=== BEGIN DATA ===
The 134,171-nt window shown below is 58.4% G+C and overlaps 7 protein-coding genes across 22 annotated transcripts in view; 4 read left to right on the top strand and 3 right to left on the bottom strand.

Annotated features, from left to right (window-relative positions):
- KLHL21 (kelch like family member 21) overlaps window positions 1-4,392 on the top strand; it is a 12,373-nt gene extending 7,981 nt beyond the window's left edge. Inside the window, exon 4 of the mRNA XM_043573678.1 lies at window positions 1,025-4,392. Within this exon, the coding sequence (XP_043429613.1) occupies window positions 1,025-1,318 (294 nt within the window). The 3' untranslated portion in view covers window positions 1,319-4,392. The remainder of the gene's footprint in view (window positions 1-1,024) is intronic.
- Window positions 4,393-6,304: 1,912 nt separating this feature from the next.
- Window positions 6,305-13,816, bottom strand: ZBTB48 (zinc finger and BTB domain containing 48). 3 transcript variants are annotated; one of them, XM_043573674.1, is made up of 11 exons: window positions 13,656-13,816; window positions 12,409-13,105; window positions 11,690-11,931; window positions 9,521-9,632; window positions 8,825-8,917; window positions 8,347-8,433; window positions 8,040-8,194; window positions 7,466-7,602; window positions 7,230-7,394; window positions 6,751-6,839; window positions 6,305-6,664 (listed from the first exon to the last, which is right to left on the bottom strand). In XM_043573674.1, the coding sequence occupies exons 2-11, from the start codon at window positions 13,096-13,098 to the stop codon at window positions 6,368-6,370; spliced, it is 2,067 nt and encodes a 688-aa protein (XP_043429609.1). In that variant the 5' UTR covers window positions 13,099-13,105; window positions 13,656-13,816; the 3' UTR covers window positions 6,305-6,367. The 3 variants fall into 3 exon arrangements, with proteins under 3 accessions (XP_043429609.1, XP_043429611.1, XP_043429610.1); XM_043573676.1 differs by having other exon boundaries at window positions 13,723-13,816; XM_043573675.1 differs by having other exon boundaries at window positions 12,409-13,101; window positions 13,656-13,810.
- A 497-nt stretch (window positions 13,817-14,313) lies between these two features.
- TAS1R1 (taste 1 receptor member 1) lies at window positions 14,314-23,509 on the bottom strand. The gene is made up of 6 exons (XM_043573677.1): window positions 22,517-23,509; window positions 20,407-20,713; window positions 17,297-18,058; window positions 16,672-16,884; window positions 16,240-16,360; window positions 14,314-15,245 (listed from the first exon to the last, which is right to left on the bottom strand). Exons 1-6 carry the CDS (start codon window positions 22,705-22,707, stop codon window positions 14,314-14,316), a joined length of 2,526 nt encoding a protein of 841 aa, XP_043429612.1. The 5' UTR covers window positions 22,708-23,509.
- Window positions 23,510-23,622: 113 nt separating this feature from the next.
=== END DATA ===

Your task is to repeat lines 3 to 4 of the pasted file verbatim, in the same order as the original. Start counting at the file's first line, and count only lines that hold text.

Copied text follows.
- KLHL21 (kelch like family member 21) overlaps window positions 1-4,392 on the top strand; it is a 12,373-nt gene extending 7,981 nt beyond the window's left edge. Inside the window, exon 4 of the mRNA XM_043573678.1 lies at window positions 1,025-4,392. Within this exon, the coding sequence (XP_043429613.1) occupies window positions 1,025-1,318 (294 nt within the window). The 3' untranslated portion in view covers window positions 1,319-4,392. The remainder of the gene's footprint in view (window positions 1-1,024) is intronic.
- Window positions 4,393-6,304: 1,912 nt separating this feature from the next.